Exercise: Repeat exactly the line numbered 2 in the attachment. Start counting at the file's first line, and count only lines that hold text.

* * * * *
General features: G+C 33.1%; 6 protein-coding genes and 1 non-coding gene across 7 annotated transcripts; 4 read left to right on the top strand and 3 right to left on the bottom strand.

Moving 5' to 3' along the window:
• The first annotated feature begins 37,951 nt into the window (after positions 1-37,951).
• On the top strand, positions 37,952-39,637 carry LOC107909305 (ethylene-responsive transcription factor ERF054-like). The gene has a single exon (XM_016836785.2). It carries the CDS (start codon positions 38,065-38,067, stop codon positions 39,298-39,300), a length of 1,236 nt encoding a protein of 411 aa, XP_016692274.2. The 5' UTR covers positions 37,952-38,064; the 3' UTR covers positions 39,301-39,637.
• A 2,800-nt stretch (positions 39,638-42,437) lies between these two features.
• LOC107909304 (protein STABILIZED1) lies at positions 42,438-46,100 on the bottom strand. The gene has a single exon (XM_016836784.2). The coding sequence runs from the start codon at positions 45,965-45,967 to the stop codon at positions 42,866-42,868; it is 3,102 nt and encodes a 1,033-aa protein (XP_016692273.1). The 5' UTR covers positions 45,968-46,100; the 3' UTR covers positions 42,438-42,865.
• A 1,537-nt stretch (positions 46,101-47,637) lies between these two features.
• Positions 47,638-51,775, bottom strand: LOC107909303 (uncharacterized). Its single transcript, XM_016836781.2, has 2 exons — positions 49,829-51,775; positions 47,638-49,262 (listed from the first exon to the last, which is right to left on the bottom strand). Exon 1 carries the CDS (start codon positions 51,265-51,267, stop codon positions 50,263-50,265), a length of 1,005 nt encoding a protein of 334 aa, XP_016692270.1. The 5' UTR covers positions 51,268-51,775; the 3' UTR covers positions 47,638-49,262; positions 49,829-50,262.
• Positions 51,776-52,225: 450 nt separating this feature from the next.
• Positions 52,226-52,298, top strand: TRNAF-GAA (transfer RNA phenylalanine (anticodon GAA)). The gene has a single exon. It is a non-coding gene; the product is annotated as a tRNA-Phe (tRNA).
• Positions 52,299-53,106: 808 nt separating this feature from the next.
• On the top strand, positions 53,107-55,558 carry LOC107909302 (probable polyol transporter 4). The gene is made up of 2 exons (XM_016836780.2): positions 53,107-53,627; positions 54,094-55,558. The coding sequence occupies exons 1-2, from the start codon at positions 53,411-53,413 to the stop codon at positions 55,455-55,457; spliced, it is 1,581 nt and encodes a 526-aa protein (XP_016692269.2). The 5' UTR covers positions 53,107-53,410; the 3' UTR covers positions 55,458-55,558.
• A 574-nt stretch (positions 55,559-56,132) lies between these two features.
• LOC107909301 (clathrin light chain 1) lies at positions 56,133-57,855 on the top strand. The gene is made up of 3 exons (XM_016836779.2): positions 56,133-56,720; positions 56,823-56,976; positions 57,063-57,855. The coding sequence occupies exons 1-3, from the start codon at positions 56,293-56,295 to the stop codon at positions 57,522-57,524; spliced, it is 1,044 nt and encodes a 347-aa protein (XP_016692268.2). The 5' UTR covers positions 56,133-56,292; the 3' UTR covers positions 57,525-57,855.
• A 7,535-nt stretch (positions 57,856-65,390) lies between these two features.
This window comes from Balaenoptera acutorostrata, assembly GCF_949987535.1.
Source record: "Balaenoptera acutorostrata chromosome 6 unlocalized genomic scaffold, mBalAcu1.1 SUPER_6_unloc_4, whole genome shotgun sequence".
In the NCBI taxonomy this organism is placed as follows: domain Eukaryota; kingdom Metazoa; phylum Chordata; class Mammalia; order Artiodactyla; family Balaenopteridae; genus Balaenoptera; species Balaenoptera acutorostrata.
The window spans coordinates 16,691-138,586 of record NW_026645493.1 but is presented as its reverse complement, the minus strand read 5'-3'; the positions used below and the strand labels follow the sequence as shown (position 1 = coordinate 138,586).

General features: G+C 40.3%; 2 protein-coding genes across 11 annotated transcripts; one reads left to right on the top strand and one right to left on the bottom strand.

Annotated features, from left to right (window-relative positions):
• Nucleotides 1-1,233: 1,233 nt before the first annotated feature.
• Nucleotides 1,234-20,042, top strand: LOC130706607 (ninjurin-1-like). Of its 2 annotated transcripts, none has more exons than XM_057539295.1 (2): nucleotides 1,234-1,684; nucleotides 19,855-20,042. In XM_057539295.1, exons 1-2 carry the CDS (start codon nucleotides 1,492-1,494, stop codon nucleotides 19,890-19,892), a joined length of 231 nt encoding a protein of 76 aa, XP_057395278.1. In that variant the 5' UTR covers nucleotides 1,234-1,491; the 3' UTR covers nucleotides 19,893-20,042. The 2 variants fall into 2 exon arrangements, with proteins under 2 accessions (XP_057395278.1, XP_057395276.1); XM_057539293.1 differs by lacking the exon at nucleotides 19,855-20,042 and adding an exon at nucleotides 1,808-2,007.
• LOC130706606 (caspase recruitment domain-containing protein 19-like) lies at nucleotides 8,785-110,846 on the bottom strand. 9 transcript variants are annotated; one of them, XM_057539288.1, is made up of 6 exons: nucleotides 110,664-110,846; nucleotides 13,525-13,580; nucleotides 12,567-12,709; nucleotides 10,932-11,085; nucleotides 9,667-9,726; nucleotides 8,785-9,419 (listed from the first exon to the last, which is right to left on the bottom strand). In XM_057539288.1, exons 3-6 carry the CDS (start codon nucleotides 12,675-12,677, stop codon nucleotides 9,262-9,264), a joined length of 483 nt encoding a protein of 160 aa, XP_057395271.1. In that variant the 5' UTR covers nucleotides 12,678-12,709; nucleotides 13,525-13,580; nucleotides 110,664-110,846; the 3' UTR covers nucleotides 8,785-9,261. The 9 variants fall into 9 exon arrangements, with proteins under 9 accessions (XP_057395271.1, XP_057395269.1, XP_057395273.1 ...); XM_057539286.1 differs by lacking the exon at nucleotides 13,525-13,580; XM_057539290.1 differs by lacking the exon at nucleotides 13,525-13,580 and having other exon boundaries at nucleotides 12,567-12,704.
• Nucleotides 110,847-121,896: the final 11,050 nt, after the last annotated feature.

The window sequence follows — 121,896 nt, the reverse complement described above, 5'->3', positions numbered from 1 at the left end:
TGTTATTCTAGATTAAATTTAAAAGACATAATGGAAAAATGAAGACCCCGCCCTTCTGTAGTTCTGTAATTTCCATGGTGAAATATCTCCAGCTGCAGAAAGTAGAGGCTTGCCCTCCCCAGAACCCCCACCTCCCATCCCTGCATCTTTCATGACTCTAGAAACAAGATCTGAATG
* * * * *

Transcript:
Moving 5' to 3' along the window: